Scouting, service go together
By John Barden
Special to the Post
For well over a century, Scouting has and continues to be one of the most relevant youth-services organizations in our county, state and nation.
In 2014, our Boy Scouts and Cub Scouts in Rowan County have done so much to make us all proud. Let’s take a look at the numbers behind our success:
In Rowan County, Scouting served 1328 youth and approximately 400 adult volunteers. Of our entire council, Rowan District accounts for approximately 20 percent of our youth and volunteer base. During fall 2014, our School Nights for Scouting campaign increased our membership, primarily in Cub Scouting, by 50 youth from year-to-year. Our School Night team, led by volunteer chair Boni Lowry, went to our local elementary schools to share the fun and exciting activities we do in Cub Scouting and help families register their boys to join.
Service and Scouting go hand-in-hand. In 2014, our Scouts performed 8,321 service hours, which accounts for 25 percent of all 34,604 service hours performed within our council. As of this writing, we are preparing to embark our annual day of service called Scouting for Food, where our Scouts will go out into our communities to solicit donations for non-perishable food items on Saturday, Jan. 31. Our Scouts will bring paper grocery bags to be filled with food items, then return on Feb. 7 to collect donations. This year, we are partnering with Rowan Helping Ministries, where all our collected food items will be donated to help in their food ministry. We expect this year’s Scouting for Food drive to impact more Rowan County citizens than in previous years.
Rowan County’s Scouting program has a long and proud tradition of producing many Eagle Scouts in the Central N.C. Council. In 2014, 25 of our Boy Scouts earned the Eagle Scout Award, Scouting’s highest honor. Our Eagle Scouts this year make up 21 percent of all Eagle Scouts produced in our council this year.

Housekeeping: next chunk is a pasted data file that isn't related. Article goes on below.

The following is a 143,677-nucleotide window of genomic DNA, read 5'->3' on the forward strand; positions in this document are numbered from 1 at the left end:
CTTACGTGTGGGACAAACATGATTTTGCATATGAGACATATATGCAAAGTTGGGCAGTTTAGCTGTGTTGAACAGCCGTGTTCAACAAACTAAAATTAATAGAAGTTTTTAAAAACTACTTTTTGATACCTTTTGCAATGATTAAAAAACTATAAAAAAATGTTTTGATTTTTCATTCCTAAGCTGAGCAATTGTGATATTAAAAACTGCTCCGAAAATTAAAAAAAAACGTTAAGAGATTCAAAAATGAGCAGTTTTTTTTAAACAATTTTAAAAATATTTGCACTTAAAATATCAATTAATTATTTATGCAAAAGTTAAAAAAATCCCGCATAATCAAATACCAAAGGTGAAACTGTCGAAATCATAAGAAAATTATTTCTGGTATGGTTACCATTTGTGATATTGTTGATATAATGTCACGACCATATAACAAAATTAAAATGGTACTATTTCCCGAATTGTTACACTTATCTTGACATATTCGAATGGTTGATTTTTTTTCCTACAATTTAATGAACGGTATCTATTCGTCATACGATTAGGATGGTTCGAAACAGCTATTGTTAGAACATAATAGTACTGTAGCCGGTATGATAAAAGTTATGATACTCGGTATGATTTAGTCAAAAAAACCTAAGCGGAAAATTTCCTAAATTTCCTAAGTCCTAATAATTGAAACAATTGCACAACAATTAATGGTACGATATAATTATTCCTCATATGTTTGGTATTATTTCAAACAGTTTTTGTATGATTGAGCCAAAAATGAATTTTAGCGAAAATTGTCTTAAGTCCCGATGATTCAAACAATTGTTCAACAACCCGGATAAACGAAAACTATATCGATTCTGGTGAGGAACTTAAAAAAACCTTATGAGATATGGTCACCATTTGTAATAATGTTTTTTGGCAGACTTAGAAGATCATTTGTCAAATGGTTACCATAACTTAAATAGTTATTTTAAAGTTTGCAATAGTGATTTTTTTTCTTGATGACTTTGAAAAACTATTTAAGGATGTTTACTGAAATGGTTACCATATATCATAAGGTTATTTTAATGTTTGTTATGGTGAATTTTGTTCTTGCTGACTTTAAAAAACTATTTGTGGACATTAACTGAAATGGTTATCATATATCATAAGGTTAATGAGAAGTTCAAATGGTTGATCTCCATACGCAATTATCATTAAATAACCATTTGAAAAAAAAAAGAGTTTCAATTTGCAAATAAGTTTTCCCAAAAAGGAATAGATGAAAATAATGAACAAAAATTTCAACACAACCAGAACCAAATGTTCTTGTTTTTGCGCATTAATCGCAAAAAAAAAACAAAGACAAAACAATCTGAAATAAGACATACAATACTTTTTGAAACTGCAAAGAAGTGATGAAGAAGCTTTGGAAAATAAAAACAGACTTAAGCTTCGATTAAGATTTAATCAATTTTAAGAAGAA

In addition, 72 Cub Scouts earned the Arrow of Light Award, which is Cub Scouting’s equivalent to the Eagle Scout Award. Approximately 30 percent of our council’s Arrow of Light recipients came from Rowan County.
In the Nov. 28 edition of the Salisbury Post, Mark Wineka introduced us to Zane Pollard, whose bravery and skills learned during his Cub Scout pack meetings enabled him to save his parents and sister during a devastating home fire. Zane’s courage, which earned him the BSA’s Heroism Medal, is definitive proof that Scouting makes a difference.
The Boy Scouts of America has more than one million volunteers working together for the sole purpose of helping its nearly three million youth succeed in life. The Central N.C. Council has eight districts from seven counties: Rowan, Cabarrus, Stanly, Montgomery, Union, Anson and Richmond counties, in the central Piedmont region of North Carolina. The Central N.C. Council is a member agency of the Rowan County United Way.
For additional information about how to join Scouting, please contact John C. Barden, Rowan District executive, at 704-982-0141, Ext. 252 or firstname.lastname@example.org